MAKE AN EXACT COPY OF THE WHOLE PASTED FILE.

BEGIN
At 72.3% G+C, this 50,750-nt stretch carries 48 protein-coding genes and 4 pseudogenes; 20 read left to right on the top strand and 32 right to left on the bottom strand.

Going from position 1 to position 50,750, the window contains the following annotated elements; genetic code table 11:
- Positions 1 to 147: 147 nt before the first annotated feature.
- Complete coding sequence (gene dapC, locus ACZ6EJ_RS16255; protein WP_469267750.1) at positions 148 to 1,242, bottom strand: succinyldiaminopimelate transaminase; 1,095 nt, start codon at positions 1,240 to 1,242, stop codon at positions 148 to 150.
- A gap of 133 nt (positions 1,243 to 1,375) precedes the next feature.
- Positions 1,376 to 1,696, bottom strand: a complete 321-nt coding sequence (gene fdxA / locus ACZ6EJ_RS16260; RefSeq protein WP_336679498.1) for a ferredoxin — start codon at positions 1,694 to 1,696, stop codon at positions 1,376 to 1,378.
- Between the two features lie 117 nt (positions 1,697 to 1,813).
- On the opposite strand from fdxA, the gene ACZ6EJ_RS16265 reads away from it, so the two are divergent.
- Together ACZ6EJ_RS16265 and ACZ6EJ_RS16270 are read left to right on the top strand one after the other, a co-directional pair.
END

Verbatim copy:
At 72.3% G+C, this 50,750-nt stretch carries 48 protein-coding genes and 4 pseudogenes; 20 read left to right on the top strand and 32 right to left on the bottom strand.

Going from position 1 to position 50,750, the window contains the following annotated elements; genetic code table 11:
- Positions 1 to 147: 147 nt before the first annotated feature.
- Complete coding sequence (gene dapC, locus ACZ6EJ_RS16255; protein WP_469267750.1) at positions 148 to 1,242, bottom strand: succinyldiaminopimelate transaminase; 1,095 nt, start codon at positions 1,240 to 1,242, stop codon at positions 148 to 150.
- A gap of 133 nt (positions 1,243 to 1,375) precedes the next feature.
- Positions 1,376 to 1,696, bottom strand: a complete 321-nt coding sequence (gene fdxA / locus ACZ6EJ_RS16260; RefSeq protein WP_336679498.1) for a ferredoxin — start codon at positions 1,694 to 1,696, stop codon at positions 1,376 to 1,378.
- Between the two features lie 117 nt (positions 1,697 to 1,813).
- On the opposite strand from fdxA, the gene ACZ6EJ_RS16265 reads away from it, so the two are divergent.
- Together ACZ6EJ_RS16265 and ACZ6EJ_RS16270 are read left to right on the top strand one after the other, a co-directional pair.